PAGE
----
The United Nations named 2019 as the International Year of Indigenous Languages to highlight the need to preserve, revitalize and promote the use of the world’s estimated 7,000 Indigenous languages—2,680 of which are considered to be in danger. “Languages play a crucial role in the daily lives of people, not only as a tool for communication, education, social integration and development, but also as a repository for each person’s unique identity, cultural history, traditions and memory,” the UN said in a news release.
June 21, 2019: Bill C-91 “The Indigenous Languages Act, to reclaim, revitalize, strengthen and maintain Indigenous languages in Canada” is passed in the House of Commons over the sustained objections of national Inuit advocacy organizations (Inuit Tapariit Kanatami, Nunavut Tunngavik and others) who feel the Act is little more than a “symbolic gesture”.
Language and Culture Calls to Action
There are five Language and Culture Calls to Action. To find out more about each Call to Action, including government responses and progress to date, visit the links below.
|Call to Action #13||Acknowledge Indigenous rights, include Indigenous language rights|
|Call to Action #14||Enact an Indigenous Languages Act|
|Call to Action #15||Appoint an Indigenous Language Commissioner|
|Call to Action #16||Create post-secondary degrees and diploma programs in Indigenous languages|
|Call to Action #17||Enable residential school survivors to reclaim Indigenous names|
Current and Ongoing Problems
Nunavut Tunngavik Incorporated calls for rejection of Bill 24 “An Act to Amend the Education Act and the Inuit Language Protection Act“
Nov. 4, 2020 – Nunavut Tunngavik Incorporated (NTI) calls on Members of the Legislative Assembly to reject Bill 25, “An Act to Amend the Education Act and the Inuit Language Protection Act”. “When Inuit created the Territory of Nunavut in 1999, Inuit had high hopes of a school system based on Inuktut, and a government workforce which reflects the population in Nunavut, consisting of Inuit fluent in our own language,” said President Kotierk. “That aspiration was reaffirmed by Inuit and District Education Authorities during the consultations in 2007, 2016 and 2019.”
Bill 25 was primarily drafted to relieve the Department Education of responsibilities mandated by the Inuit Language Protection Act. The Bill sidesteps accountability for a decline in attendance and student achievement rates and its lack of services for inclusive education. The latest version of Bill 25 remains substantially the same as the first version introduced in June 2019 and does not account for feedback provided to the Standing Committee on Legislation from NTI, the Coalition of Nunavut District Education Authorities (CNDEA), the Office of the Languages Commissioner and the Nunavut Teachers’ Association.
Inuit Objections to Bill C-91
June 20, 2019 – Inuit Tapariit Kanatami (ITK) regrets that Bill C-91, “An Act respecting Indigenous languages“, passed into law without inclusion of any Inuit-specific priorities. In its current format, this law does not affirm Inuit language rights or close the legal and policy gaps that contribute to the erosion of Inuktut as the first, only or preferred language spoken by Inuit in Inuit Nunangat, and does not create any new legal obligations for the Government of Canada.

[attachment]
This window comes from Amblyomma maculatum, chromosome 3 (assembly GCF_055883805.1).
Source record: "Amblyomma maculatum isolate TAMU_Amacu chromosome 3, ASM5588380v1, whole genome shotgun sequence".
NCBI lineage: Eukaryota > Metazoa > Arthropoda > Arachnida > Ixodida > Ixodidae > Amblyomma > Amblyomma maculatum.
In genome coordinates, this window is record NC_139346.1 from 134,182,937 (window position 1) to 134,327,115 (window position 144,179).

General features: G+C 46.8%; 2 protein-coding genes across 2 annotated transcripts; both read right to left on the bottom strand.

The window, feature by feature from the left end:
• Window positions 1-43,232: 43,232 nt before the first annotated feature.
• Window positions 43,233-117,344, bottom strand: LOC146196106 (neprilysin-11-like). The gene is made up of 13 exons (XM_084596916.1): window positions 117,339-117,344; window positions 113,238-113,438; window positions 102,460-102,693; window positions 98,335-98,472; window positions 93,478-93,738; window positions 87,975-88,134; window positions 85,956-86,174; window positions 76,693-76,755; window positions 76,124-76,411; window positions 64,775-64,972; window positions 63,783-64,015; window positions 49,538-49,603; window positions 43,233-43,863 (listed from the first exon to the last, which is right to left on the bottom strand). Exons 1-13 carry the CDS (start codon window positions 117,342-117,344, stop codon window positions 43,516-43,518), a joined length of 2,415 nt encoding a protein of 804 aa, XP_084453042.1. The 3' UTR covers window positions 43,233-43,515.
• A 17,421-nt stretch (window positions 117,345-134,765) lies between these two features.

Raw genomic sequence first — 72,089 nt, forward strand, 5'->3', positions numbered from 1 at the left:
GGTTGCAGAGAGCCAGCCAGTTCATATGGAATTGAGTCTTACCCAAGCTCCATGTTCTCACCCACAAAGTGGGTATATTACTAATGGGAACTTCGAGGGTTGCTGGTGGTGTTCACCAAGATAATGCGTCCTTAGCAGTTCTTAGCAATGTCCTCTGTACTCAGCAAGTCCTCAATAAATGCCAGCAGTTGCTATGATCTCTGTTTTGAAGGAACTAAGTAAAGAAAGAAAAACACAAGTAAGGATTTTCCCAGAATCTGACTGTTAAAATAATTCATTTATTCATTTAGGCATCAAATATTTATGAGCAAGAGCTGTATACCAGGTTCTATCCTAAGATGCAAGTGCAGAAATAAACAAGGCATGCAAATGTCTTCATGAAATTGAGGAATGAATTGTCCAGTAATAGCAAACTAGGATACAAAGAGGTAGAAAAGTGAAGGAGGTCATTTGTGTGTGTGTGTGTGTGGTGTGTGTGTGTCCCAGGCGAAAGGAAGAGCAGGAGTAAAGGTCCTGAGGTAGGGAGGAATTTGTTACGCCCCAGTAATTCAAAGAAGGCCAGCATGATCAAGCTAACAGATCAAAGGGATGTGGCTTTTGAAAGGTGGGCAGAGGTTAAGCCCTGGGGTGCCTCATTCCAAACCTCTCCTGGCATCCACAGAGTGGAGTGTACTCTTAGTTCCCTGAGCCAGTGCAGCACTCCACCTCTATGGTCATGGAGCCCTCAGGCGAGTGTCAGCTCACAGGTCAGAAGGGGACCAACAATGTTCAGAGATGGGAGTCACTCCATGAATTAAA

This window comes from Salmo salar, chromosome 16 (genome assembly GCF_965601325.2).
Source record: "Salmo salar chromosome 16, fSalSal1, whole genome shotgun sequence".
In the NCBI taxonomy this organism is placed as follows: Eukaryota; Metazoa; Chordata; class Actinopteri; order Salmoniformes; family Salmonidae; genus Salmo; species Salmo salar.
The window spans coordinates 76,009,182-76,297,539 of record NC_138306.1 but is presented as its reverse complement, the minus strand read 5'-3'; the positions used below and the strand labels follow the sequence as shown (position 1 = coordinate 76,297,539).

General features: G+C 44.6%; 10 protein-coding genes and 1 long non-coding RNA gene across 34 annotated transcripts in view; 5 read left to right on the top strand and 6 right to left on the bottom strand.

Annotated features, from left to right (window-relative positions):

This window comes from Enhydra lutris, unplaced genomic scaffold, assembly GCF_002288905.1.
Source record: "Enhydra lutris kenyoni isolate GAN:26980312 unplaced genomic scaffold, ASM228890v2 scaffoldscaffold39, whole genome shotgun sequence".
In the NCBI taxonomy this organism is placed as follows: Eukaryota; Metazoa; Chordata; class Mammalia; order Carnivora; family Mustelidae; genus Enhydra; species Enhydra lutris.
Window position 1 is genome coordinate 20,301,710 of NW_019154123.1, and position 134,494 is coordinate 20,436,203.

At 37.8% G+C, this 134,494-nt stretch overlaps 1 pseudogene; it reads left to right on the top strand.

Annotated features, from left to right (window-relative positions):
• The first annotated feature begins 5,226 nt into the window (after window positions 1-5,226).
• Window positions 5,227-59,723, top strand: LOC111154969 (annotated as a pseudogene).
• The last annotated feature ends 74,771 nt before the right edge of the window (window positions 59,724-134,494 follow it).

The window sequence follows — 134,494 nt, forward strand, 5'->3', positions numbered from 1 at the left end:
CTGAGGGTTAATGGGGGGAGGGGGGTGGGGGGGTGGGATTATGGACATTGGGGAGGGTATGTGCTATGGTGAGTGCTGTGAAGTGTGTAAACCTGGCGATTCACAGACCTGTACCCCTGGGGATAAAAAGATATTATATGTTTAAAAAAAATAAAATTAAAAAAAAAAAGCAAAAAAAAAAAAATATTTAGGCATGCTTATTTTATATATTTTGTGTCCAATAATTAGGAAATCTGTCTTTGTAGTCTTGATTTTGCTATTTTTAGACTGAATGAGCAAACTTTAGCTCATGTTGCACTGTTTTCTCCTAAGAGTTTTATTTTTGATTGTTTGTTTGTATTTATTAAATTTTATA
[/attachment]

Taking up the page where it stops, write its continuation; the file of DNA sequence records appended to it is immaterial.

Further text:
June 26, 2019: Nunatsiak News – ITK and Nunavut Tunngavik Inc raised the following objections:
- Bill does not recognize Inuktut as an official language within the 4 regions of Inuit Nunangat and requires Inuit to use English or French to access federal services
- Federal departments and agencies do not have to offer services in Inuit language
- Inequitable federal funding policies that favor English and French vs Inuit
- Inuit in provinces must use English or French to access language services
Funding for Inuktut language services vs funding for French
French = $8,190 per capita vs Inuit = $184 per capita
June 7, 2017: CBC – Inuktut language services in Nunavut Tunngavik receive similar funding to French services despite nearly 50 times more speakers The federal government funds $14.25M over 4 years to support 435 french-speaking people (2011 census) vs. $15.8M to support 21,515 people who speak Inuktitut or Inuinnaqtun as their mother tongues. On a per capita basis $8,190 for French vs $184 for Inuktuk languages annually. Inuktut is a term that refers to all Inuit languages, including Nunavut’s Inuktitut and Inuinnaqtun dialects.
English and French are not the only official languages of Canada, especially in the north where both languages are in the minority and do not reflect the linguistic reality.
Refusing to establish Inuktuk as an official language
Mar. 20, 2019 – Nunavut Tunngavik Inc. President Aluki Kotierk. With this budget, the Government of Canada has strengthened funding for minority language service for English and French, yet, failed to invest equitably in Indigenous languages. NTI seeks recognition that Inuktut is the majority language in Nunavut and must be the language of public services, including education, justice and health services.
July 9, 2019 – The aspiration of Nunavut is a step closer as Nunavut Tunngavik Incorporated (NTI) seeks guidance for self-government from Inuit Elders and commits to becoming an Inuktut language workplace announced President Aluki Kotierk from Kugluktuk today. Inuktut language assessments have been completed with NTI staff. All staff will receive on the job training and support based on their needs. New terminology in technical fields, finance and law will be developed. More than 200 hours in Inuktitut training have been delivered with Inuit staff of NTI in the past two years. “As identified in the study on the education system, ‘Nunavut has a history of cultural genocide, linguicide, econocide and historicide, and this continues,’” said Kotierk. “We can no longer wait for governments to deliver on their promises. We must take action.”